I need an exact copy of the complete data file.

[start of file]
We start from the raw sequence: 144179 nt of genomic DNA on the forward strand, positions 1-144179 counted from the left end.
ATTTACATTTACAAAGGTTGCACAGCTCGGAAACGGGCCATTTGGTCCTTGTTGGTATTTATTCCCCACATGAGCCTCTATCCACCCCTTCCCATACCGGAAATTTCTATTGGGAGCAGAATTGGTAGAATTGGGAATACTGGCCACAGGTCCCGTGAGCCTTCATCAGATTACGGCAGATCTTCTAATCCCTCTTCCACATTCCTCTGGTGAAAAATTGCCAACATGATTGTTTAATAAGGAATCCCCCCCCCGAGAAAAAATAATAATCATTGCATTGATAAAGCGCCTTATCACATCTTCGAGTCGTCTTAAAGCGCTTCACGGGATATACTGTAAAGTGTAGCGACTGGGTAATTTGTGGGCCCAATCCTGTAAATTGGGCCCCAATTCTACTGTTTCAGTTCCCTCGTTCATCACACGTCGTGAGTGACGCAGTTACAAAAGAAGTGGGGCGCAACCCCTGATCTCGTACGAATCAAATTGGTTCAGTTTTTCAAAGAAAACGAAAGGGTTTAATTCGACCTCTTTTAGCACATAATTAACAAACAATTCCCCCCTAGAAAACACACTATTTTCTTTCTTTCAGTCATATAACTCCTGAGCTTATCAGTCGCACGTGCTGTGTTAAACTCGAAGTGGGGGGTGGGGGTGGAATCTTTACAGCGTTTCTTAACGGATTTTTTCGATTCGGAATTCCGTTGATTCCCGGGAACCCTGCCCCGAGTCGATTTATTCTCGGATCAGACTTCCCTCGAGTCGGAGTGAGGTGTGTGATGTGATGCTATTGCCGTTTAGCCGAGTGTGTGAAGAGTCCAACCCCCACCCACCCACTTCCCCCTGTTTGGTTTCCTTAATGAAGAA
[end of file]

We start from the raw sequence: 144179 nt of genomic DNA on the forward strand, positions 1-144179 counted from the left end.
ATTTACATTTACAAAGGTTGCACAGCTCGGAAACGGGCCATTTGGTCCTTGTTGGTATTTATTCCCCACATGAGCCTCTATCCACCCCTTCCCATACCGGAAATTTCTATTGGGAGCAGAATTGGTAGAATTGGGAATACTGGCCACAGGTCCCGTGAGCCTTCATCAGATTACGGCAGATCTTCTAATCCCTCTTCCACATTCCTCTGGTGAAAAATTGCCAACATGATTGTTTAATAAGGAATCCCCCCCCCGAGAAAAAATAATAATCATTGCATTGATAAAGCGCCTTATCACATCTTCGAGTCGTCTTAAAGCGCTTCACGGGATATACTGTAAAGTGTAGCGACTGGGTAATTTGTGGGCCCAATCCTGTAAATTGGGCCCCAATTCTACTGTTTCAGTTCCCTCGTTCATCACACGTCGTGAGTGACGCAGTTACAAAAGAAGTGGGGCGCAACCCCTGATCTCGTACGAATCAAATTGGTTCAGTTTTTCAAAGAAAACGAAAGGGTTTAATTCGACCTCTTTTAGCACATAATTAACAAACAATTCCCCCCTAGAAAACACACTATTTTCTTTCTTTCAGTCATATAACTCCTGAGCTTATCAGTCGCACGTGCTGTGTTAAACTCGAAGTGGGGGGTGGGGGTGGAATCTTTACAGCGTTTCTTAACGGATTTTTTCGATTCGGAATTCCGTTGATTCCCGGGAACCCTGCCCCGAGTCGATTTATTCTCGGATCAGACTTCCCTCGAGTCGGAGTGAGGTGTGTGATGTGATGCTATTGCCGTTTAGCCGAGTGTGTGAAGAGTCCAACCCCCACCCACCCACTTCCCCCTGTTTGGTTTCCTTAATGAAGAA